Leadership Alignment: How important is it to you?

 In Leadership

Leadership Alignment:
How important is it to you?

A recent issue of HBR had an article entitled “Unite Your Senior Team”. I was somewhat surprised, not entirely, to see the low statistics on senior team alignment given that this was fresh information. The article quoted an MIT Sloan School survey of more than 4000 managers which found that only 28% of the leaders surveyed could correctly list three of their firms’ top strategic priorities. According to the authors of the HBR article and their case study of Swisscom, this is mostly due to misalignment or what they termed a “strategy-execution gap.”

We all know what a strategy-execution gap feels like when we experience the companies we do business with. Their brand promise is not aligned with what they deliver – as simply put as that. Internally to the company, however, it can look like missed targets, lack of innovation, inability to grow. We’ve been hearing about this for a long time from various versions of stating the “why” of your business, to purpose-driven management, to employee engagement but we still don’t seem to have “cracked the code” on how to actually achieve the alignment of senior leaders and their teams.

What I know to be true is that it always comes down to communication.

It is what I used to refer to as the “plumb line” through the business from top to bottom or from side to side. As R. Daniel Foster, wrote in the Wall Street Journal, June 14, 2018, A Father’s Lesson: Keep the Spirit Level, “My father’s simple existence has been like a horizontal plumb line for me, one to gauge myself against.” Foster’s dad was a carpenter and he showed his son that when things are in balance the bubbles in the level float properly. He taught Daniel the importance of equilibrium and gave him his own pocket-sized level. When Daniel’s father died years later, Daniel brought the level to the funeral and used it as a metaphor for the balance of life in the eulogy he delivered. Daniel’s dad had lived a beautiful life, on an even keel, and practiced what he preached.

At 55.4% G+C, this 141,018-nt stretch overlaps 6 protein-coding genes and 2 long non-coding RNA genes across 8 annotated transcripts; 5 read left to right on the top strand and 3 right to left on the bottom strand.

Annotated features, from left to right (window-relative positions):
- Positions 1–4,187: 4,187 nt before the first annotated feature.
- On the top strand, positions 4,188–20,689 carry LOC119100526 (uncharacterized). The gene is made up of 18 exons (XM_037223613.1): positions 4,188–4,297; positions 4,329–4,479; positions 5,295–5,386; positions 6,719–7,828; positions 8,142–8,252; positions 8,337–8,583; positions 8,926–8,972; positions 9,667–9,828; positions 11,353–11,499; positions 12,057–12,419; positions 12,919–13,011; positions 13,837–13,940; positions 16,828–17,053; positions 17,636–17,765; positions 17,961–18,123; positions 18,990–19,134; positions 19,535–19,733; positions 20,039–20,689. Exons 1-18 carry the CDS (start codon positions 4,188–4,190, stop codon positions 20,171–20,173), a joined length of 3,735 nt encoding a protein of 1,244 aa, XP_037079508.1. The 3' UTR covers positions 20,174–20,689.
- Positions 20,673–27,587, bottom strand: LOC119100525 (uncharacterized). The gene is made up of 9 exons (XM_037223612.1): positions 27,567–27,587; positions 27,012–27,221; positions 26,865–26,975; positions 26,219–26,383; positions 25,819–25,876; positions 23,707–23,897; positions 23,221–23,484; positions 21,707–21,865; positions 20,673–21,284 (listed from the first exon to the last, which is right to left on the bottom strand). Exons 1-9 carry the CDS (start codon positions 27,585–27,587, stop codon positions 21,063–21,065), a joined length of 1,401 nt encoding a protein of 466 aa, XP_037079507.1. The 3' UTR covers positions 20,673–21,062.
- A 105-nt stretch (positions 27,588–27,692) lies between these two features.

Visualizing the plumb line, whether vertical as the plumb drops through water to the bottom of a well or horizontal like the carpenter’s measure of wood beams, is a strong image for leaders to ponder. If every leader in an organization can look to the left or right and to leaders above and below them in the hierarchical chain with the confidence that all those leaders would be able to state the top three strategic priorities of the firm (e. g. what business are we in, what are our growth goals, who do we need to serve) in harmony and balance, think what could emerge:

• Improved team communications
• Fewer disagreements
• More efficient, action-oriented meetings
• Staff empowerment for innovation without repercussion

A measured and deliberate approach

I know this seems like “pie-in-the-sky” but it is achievable because that is exactly what happened at Swisscom. According to the HBR article, improved communication and alignment can occur if senior leaders, first take a pause and ask, “what have we got to lose” when what they are currently doing is just not working. It also requires admitting that a team needs precise, measured assumptions if they are going to address the right things and achieve results. The Swisscom leaders did just that and took a carefully measured and deliberate approach to achieve improvement in their leadership alignment. As a result, they developed a 2025 plan that included:

  • A compelling story
  • Accountable governance
  • Separate management for growth governance
  • New metrics and incentives

And, the following year, they and already launched new entrepreneurial efforts that would lead them quite confidently to their 2025 goals. What will you do differently in your organization to get to 2025? Can you take that first step?

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